Writes Candia Dames in the Bahamas Journal on “Row Over Cuba Vote”:
Minister of Foreign Affairs Fred Mitchell tabled in the House of Assembly on Wednesday documents that confirmed that the Bahamas voted recently in support of Cuba’s ascension to the new United Nations Human Rights Council. But the minister refused to state in clear terms while addressing the lower chamber exactly how the Bahamas voted.
The Bahamas — sadly — ended up voting for Dictator Castro.
“The language is contrary to the spirit of comity between the two countries…The position of the government as it relates to Cuba is no different from that of its citizens who, as the leader of the Official Opposition has pointed out, are free to travel where they wish. The government must protect their interests.”
Sadly, Cubans are not free to travel where they wish.
According to Ms. Archer, the Mission took into consideration each country’s human rights record and voluntary commitments to human rights. It also took into consideration, the Bahamas’ relationship with specific countries and the need to ensure a broad and varied spectrum of political, economic and cultural views on the council. Other factors were also taken into consideration. One of the countries that the Mission advised the Bahamas to vote for as a first choice was Cuba. Among the back-up candidates the Mission recommended the Bahamas vote for were Iraq and Iran [!!!].
Iran? The theocratic Iranian government is the greatest violators of human rights. Iran Focus explains how the Iranian government treats children: Girl, 16, hanged in public in Iran:
On Sunday, August 15, a 16-year-old girl in the town of Neka, northern Iran, was executed. Ateqeh Sahaleh was hanged in public on Simetry Street off Rah Ahan Street at the city center. The sentence was issued by the head of Neka’s Justice Department aznd subsequently upheld by the mullahs’ Supreme Court and carried out with the approval of Judiciary Chief Mahmoud Shahroudi. In her summary trial, the teenage victim did not have any lawyer and efforts by her family to recruit a lawyer was to no avail. Ateqeh personally defended herself. She told the religious judge, Haji Rezaii, that he should punish the main perpetrators of moral corruption not the victims. The judge personally pursued Ateqeh’s death sentence, beyond all normal procedures and finally gained the approval of the Supreme Court. After her execution Rezai said her punishment was not execution but he had her executed for her “sharp tongue”.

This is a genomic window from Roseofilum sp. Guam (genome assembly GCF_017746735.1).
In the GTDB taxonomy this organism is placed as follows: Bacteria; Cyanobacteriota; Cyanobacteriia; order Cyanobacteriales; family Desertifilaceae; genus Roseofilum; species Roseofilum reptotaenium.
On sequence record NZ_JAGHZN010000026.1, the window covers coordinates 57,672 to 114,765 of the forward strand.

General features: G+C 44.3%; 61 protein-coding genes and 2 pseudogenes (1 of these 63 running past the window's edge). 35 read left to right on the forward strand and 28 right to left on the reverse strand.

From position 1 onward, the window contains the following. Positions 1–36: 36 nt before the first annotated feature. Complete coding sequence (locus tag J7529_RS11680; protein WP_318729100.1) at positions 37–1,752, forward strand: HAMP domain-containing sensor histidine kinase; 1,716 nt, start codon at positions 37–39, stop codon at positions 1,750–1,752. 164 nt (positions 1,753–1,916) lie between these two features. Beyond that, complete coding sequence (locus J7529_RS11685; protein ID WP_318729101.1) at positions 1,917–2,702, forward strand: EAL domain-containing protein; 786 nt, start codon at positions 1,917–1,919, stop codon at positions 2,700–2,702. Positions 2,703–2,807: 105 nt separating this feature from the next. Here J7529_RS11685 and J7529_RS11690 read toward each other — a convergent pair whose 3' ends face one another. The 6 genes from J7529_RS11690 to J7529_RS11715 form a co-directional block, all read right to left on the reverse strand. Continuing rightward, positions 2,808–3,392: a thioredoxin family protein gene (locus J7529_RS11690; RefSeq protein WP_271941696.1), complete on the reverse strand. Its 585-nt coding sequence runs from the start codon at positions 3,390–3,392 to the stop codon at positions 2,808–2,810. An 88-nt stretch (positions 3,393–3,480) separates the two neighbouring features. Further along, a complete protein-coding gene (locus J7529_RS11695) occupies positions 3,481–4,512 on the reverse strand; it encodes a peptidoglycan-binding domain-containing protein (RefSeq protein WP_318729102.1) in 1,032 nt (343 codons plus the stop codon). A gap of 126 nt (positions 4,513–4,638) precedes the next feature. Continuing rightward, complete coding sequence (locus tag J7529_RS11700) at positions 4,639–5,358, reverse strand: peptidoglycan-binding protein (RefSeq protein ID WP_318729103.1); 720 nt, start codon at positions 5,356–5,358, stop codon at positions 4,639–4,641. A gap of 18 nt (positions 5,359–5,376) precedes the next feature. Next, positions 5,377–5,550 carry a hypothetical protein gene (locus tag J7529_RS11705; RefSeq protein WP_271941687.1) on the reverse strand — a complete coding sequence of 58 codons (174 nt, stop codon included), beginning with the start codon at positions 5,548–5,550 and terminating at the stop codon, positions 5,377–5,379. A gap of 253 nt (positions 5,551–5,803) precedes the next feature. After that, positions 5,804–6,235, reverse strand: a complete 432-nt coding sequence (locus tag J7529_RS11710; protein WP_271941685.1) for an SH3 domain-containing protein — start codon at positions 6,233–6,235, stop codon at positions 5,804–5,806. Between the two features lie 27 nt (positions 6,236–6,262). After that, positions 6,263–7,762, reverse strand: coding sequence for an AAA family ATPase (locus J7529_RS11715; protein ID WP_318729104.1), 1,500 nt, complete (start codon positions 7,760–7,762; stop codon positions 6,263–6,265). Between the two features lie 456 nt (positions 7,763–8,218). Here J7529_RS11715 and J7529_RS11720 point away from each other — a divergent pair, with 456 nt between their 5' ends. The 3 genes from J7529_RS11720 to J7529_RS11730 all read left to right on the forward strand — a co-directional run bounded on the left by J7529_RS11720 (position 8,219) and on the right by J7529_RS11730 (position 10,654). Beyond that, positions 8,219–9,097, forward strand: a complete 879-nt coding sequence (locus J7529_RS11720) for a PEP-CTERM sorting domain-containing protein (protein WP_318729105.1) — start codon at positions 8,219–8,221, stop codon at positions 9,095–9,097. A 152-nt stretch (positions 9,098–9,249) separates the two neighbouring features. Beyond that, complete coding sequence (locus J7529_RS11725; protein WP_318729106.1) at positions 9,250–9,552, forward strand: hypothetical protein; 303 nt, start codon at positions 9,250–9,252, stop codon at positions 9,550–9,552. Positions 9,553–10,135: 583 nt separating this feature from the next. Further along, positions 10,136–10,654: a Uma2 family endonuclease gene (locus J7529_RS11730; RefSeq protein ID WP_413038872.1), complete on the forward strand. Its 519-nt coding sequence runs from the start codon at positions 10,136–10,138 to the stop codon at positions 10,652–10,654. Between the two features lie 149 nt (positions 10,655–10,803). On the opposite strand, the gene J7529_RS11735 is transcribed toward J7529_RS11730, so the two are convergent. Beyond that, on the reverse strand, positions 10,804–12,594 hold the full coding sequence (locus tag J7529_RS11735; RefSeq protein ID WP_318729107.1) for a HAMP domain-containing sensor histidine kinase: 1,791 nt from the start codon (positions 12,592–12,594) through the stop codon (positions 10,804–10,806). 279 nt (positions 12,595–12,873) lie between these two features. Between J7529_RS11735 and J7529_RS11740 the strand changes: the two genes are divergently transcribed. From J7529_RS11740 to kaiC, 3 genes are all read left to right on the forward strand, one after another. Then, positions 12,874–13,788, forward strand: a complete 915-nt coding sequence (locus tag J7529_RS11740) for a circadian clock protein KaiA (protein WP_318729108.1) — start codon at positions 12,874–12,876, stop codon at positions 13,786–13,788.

Returning back to “Row Over Cuba Vote”:
[…] Minister Mitchell laid on the table of the House a copy of the record of the votes taken by the Bahamas on the embargo imposed by the United States against Cuba. He noted that on each occasion, except two, the Ingraham government voted with the vast majority of the members of the UN General Assembly against the embargo imposed by the United States. “If the Cuban government and people were so odious then why did he not change the Bahamas’ position when it was his time?” Minister Mitchell questioned.
Mr. Ingraham…said that during the time when the former government appeared to have voted in favour of Cuba on certain issues, it was because voting was done in groupings, meaning that countries were not free – like they were during the recent UN vote – to vote for individual countries.” We would have ended up with many human rights violators on the commission before now,” he explained. “That’s why the UN scrapped that system and put in a system where you have to vote for individual countries. So this is the first time the Bahamas has had an opportunity to vote for or against an individual country.” He said an FNM government never would have supported Cuba’s ascension to the United Nations Human Rights Council. “There are many things that we support Cuba [on], but not to be a member of the human rights commission,” Mr. Ingraham said. “Cuba’s human rights record does not lend itself to membership on a human rights commission and one of those tenets for a human rights commission would be countries that allow their citizens to leave the country when they choose to and return when they choose. Cuba does not do that.”
[…] “The most critical (and important) relationship the Bahamas has with a country outside its borders is the one with the United States of America. We want to maintain the relationship with Cuba, Haiti and other countries in the Caribbean and the world, but we’re not going to put at risk our relationship to cosy up with and be friends with Cuba.”